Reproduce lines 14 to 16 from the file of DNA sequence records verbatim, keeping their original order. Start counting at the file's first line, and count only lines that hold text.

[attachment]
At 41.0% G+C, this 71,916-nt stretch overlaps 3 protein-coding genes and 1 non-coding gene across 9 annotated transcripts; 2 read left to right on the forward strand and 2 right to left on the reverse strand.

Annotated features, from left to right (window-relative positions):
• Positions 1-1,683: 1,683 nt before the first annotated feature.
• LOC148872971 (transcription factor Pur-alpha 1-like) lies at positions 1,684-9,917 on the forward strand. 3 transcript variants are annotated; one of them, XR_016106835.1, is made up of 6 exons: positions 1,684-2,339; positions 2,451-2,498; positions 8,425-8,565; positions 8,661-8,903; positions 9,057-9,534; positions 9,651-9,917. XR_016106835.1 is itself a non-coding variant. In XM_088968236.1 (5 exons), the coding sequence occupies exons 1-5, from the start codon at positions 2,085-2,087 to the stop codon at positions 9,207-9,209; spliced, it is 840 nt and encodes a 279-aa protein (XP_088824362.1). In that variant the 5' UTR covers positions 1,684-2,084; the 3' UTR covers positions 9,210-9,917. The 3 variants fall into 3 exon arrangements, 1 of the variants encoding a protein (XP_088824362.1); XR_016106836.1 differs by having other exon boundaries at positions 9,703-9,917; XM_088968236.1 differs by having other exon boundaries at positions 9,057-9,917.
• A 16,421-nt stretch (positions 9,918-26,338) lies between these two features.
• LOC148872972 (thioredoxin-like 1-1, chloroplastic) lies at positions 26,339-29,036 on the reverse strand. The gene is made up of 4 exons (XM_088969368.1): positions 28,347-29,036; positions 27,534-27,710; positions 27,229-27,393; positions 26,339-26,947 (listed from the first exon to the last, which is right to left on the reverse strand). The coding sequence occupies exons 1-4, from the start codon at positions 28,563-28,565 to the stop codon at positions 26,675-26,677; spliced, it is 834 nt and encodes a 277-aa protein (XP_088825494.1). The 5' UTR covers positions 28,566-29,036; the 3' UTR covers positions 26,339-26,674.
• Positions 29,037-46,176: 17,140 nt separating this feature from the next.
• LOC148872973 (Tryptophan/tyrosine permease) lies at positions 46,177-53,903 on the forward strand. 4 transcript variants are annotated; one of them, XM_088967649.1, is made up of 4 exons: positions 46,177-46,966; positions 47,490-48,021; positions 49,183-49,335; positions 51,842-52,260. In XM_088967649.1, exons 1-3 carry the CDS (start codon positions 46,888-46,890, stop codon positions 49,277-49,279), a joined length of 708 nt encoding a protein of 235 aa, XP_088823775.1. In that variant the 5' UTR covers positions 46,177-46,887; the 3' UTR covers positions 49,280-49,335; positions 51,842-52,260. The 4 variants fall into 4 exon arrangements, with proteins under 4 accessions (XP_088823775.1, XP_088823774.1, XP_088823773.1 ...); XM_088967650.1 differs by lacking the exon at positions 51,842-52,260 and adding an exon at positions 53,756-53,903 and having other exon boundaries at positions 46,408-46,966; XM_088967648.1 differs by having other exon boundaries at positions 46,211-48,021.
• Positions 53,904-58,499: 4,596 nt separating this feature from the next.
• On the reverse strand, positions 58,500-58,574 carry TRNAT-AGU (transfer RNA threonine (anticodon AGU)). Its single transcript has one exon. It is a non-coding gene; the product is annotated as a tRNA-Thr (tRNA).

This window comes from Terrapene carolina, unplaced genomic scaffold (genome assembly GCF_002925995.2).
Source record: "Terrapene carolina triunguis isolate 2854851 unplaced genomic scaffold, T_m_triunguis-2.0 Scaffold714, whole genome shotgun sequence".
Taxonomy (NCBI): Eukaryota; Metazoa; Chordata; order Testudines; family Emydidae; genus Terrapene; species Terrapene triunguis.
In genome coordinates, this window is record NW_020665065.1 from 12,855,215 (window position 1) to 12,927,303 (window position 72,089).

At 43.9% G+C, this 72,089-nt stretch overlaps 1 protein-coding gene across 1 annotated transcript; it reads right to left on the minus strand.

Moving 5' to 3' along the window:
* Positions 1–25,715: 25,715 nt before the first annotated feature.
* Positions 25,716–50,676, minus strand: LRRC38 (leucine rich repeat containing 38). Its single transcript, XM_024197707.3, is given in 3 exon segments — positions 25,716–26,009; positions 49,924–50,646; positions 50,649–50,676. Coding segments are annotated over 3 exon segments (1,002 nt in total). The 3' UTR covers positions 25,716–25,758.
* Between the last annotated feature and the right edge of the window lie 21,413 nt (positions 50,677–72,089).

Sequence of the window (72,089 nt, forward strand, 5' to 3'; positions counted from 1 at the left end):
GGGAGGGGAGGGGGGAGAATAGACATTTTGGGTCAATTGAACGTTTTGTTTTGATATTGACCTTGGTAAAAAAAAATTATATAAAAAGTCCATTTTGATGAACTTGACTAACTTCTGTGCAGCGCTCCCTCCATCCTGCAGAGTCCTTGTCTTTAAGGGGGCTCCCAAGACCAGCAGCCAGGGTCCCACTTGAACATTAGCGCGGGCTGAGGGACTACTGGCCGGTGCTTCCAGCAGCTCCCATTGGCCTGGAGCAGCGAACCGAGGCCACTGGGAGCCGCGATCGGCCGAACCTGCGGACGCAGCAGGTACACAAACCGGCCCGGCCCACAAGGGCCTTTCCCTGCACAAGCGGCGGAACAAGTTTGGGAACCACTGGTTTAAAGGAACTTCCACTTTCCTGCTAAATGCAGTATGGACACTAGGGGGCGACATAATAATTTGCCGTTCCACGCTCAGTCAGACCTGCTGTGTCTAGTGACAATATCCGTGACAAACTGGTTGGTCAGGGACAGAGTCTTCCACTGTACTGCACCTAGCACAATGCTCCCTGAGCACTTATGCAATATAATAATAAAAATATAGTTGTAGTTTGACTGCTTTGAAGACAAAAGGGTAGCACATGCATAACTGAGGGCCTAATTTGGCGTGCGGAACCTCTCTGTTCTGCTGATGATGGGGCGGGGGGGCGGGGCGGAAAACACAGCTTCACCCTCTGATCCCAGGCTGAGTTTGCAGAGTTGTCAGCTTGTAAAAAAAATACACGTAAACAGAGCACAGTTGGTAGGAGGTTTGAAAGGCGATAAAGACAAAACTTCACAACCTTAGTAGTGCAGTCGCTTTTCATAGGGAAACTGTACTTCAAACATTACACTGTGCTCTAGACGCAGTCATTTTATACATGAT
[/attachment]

In genome coordinates, this window is record NW_020665065.1 from 12,855,215 (window position 1) to 12,927,303 (window position 72,089).

At 43.9% G+C, this 72,089-nt stretch overlaps 1 protein-coding gene across 1 annotated transcript; it reads right to left on the minus strand.

Moving 5' to 3' along the window: